AM: They are quite old now and what keeps them flying is our brilliant engineers. They can take it apart and put it back together again. I used to watch them do the C-check so I have all the confidence in our engineers. You should see them take it apart and put it back together again. These are very young guys trained in Ethiopia. Some of them are being affected by the layoffs.

 SM: What did you see when you went onto the board?

AM: You look at the airline from a different angle. When you are an employee you are more militant. But when you get onto the board you see how things work. There are some things you don’t have to scream about. Sometimes you just need to take it easy. But as an employee you want things to move fast.

 SM: One AirZim executive told me that pilots can’t be good airline managers

AM: I don’t agree. If the pilots are to run airlines it will be an advantage. Pilots have never been given a chance at AirZim. Ripton Muzenda was here for a few months and Oscar Madombwe was the only CEO at AirZim to post a profit.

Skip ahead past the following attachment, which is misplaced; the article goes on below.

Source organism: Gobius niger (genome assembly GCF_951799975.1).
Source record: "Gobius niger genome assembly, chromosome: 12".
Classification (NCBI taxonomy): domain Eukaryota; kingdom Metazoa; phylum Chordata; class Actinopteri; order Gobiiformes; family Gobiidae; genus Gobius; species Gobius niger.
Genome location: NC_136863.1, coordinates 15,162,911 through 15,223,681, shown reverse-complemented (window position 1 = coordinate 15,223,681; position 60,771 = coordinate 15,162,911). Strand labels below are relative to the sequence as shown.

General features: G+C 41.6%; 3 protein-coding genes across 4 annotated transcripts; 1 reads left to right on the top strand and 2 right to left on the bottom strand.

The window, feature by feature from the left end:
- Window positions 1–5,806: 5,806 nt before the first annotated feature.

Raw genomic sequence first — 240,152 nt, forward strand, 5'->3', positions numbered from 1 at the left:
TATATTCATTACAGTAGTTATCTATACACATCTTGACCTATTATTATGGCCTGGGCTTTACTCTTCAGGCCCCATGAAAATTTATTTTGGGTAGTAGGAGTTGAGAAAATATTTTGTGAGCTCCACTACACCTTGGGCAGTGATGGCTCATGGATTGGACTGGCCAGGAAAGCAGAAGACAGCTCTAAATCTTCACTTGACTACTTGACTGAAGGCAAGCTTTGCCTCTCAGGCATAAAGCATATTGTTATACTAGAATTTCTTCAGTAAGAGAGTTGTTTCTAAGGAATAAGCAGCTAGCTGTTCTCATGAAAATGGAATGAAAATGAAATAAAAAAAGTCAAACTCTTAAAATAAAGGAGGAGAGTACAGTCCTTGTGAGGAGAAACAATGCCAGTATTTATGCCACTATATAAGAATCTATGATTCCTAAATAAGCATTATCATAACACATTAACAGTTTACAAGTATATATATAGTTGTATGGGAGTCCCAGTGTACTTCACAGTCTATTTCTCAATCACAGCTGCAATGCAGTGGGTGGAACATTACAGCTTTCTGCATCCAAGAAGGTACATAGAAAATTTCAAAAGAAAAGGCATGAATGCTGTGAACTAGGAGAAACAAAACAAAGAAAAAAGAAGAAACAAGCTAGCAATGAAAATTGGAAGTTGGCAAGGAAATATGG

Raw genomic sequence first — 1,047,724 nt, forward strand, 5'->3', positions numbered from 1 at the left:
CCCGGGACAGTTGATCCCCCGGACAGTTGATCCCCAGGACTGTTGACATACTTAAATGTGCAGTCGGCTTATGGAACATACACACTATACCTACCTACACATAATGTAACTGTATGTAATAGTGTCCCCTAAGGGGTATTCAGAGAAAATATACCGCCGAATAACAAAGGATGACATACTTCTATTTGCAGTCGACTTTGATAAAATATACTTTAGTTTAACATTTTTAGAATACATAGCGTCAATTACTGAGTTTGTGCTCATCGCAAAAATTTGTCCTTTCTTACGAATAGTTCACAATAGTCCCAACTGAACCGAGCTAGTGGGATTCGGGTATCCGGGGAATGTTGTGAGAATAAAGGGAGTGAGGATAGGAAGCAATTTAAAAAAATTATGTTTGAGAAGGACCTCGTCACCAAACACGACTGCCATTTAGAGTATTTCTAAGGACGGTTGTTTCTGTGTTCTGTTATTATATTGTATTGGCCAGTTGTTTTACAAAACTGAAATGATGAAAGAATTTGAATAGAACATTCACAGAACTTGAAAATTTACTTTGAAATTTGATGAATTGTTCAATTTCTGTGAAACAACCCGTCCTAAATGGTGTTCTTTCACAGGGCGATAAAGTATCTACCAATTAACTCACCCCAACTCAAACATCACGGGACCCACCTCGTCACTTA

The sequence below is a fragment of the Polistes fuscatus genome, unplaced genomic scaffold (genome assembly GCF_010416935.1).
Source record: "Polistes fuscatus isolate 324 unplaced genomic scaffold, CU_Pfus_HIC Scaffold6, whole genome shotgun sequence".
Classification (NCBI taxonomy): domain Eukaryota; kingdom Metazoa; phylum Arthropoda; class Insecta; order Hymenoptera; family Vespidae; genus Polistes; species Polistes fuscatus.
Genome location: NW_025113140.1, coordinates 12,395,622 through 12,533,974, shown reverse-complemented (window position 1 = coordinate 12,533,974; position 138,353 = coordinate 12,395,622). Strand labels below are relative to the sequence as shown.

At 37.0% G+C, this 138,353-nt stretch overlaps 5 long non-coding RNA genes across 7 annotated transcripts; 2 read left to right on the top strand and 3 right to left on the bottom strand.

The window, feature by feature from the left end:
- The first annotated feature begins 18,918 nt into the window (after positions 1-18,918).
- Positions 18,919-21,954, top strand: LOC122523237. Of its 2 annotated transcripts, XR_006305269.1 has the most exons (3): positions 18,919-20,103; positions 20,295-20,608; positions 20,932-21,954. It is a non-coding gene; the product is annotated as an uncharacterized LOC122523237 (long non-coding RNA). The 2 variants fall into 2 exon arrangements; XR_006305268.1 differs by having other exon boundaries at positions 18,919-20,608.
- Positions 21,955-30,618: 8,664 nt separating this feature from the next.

SM: In 2009 there was a huge layoff. About 440 people left. How did it feel?

 AM: My name was on the list because they also wanted to retrench pilots, then they changed their minds. We actually ended up signing retrenchment packages and then they reemployed us until I left in 2015. It was bad because when you see some people go then you know you are next. My name was also being mentioned; maybe because I was the oldest pilot at that time.

SM: But you have been loyal to AirZim, why?

 AM: You know home is best. I always liked to fly back and go home. I started at Ethiopian Airlines; I have flown in Kenya, Uganda…but I enjoyed my stay at AirZim as long as it lasted. Some airlines pay well but you know AirZim has had the history of not paying pilots well. We were famous for being underpaid. Even the white pilots were getting little money. They were getting nothing to shout about.

SM: In 2018 AirZim went into administration. What did it mean for you?

AM: You know administration means that whoever is running the airline has been unable to, they actually need assistance.

Business Reporter, Chiedza Kowo compiled this report